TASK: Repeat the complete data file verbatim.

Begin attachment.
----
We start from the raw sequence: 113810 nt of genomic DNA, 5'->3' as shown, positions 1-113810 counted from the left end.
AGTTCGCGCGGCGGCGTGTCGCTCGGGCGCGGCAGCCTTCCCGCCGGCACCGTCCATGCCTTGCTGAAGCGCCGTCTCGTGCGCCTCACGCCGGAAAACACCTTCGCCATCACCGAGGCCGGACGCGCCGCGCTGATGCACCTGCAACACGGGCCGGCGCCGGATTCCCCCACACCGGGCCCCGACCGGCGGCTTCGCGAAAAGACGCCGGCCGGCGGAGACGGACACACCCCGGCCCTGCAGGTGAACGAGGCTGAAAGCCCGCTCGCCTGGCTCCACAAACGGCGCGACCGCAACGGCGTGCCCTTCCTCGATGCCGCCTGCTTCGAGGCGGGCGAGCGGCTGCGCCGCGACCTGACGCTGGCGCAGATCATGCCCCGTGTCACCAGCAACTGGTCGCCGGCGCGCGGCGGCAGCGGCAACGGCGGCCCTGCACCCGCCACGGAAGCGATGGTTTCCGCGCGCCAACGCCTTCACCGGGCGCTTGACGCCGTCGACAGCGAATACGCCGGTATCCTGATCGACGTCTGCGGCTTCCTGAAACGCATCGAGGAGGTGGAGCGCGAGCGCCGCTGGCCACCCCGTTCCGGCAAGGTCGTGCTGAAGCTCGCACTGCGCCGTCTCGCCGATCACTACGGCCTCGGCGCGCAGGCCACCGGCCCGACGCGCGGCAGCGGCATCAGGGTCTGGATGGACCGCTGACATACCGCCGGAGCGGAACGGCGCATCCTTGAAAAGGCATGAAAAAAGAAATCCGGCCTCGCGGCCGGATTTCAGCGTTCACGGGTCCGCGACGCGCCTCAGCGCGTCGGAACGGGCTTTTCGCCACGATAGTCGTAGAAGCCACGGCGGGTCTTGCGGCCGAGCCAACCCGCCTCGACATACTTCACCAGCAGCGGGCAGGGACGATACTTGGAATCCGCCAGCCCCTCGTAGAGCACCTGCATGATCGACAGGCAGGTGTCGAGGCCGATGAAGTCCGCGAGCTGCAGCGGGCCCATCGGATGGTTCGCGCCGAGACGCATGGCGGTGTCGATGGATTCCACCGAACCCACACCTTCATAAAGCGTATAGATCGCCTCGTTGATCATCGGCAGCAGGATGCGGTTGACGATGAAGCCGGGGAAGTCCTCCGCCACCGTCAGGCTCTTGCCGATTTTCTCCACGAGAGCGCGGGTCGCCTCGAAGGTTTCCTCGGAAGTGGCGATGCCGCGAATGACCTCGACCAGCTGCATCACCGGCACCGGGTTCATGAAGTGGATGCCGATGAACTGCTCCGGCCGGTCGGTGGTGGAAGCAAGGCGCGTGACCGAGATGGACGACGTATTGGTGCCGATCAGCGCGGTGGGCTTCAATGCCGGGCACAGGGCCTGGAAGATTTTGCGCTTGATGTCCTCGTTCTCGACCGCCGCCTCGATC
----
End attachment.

We start from the raw sequence: 113810 nt of genomic DNA, 5'->3' as shown, positions 1-113810 counted from the left end.
AGTTCGCGCGGCGGCGTGTCGCTCGGGCGCGGCAGCCTTCCCGCCGGCACCGTCCATGCCTTGCTGAAGCGCCGTCTCGTGCGCCTCACGCCGGAAAACACCTTCGCCATCACCGAGGCCGGACGCGCCGCGCTGATGCACCTGCAACACGGGCCGGCGCCGGATTCCCCCACACCGGGCCCCGACCGGCGGCTTCGCGAAAAGACGCCGGCCGGCGGAGACGGACACACCCCGGCCCTGCAGGTGAACGAGGCTGAAAGCCCGCTCGCCTGGCTCCACAAACGGCGCGACCGCAACGGCGTGCCCTTCCTCGATGCCGCCTGCTTCGAGGCGGGCGAGCGGCTGCGCCGCGACCTGACGCTGGCGCAGATCATGCCCCGTGTCACCAGCAACTGGTCGCCGGCGCGCGGCGGCAGCGGCAACGGCGGCCCTGCACCCGCCACGGAAGCGATGGTTTCCGCGCGCCAACGCCTTCACCGGGCGCTTGACGCCGTCGACAGCGAATACGCCGGTATCCTGATCGACGTCTGCGGCTTCCTGAAACGCATCGAGGAGGTGGAGCGCGAGCGCCGCTGGCCACCCCGTTCCGGCAAGGTCGTGCTGAAGCTCGCACTGCGCCGTCTCGCCGATCACTACGGCCTCGGCGCGCAGGCCACCGGCCCGACGCGCGGCAGCGGCATCAGGGTCTGGATGGACCGCTGACATACCGCCGGAGCGGAACGGCGCATCCTTGAAAAGGCATGAAAAAAGAAATCCGGCCTCGCGGCCGGATTTCAGCGTTCACGGGTCCGCGACGCGCCTCAGCGCGTCGGAACGGGCTTTTCGCCACGATAGTCGTAGAAGCCACGGCGGGTCTTGCGGCCGAGCCAACCCGCCTCGACATACTTCACCAGCAGCGGGCAGGGACGATACTTGGAATCCGCCAGCCCCTCGTAGAGCACCTGCATGATCGACAGGCAGGTGTCGAGGCCGATGAAGTCCGCGAGCTGCAGCGGGCCCATCGGATGGTTCGCGCCGAGACGCATGGCGGTGTCGATGGATTCCACCGAACCCACACCTTCATAAAGCGTATAGATCGCCTCGTTGATCATCGGCAGCAGGATGCGGTTGACGATGAAGCCGGGGAAGTCCTCCGCCACCGTCAGGCTCTTGCCGATTTTCTCCACGAGAGCGCGGGTCGCCTCGAAGGTTTCCTCGGAAGTGGCGATGCCGCGAATGACCTCGACCAGCTGCATCACCGGCACCGGGTTCATGAAGTGGATGCCGATGAACTGCTCCGGCCGGTCGGTGGTGGAAGCAAGGCGCGTGACCGAGATGGACGACGTATTGGTGCCGATCAGCGCGGTGGGCTTCAATGCCGGGCACAGGGCCTGGAAGATTTTGCGCTTGATGTCCTCGTTCTCGACCGCCGCCTCGATC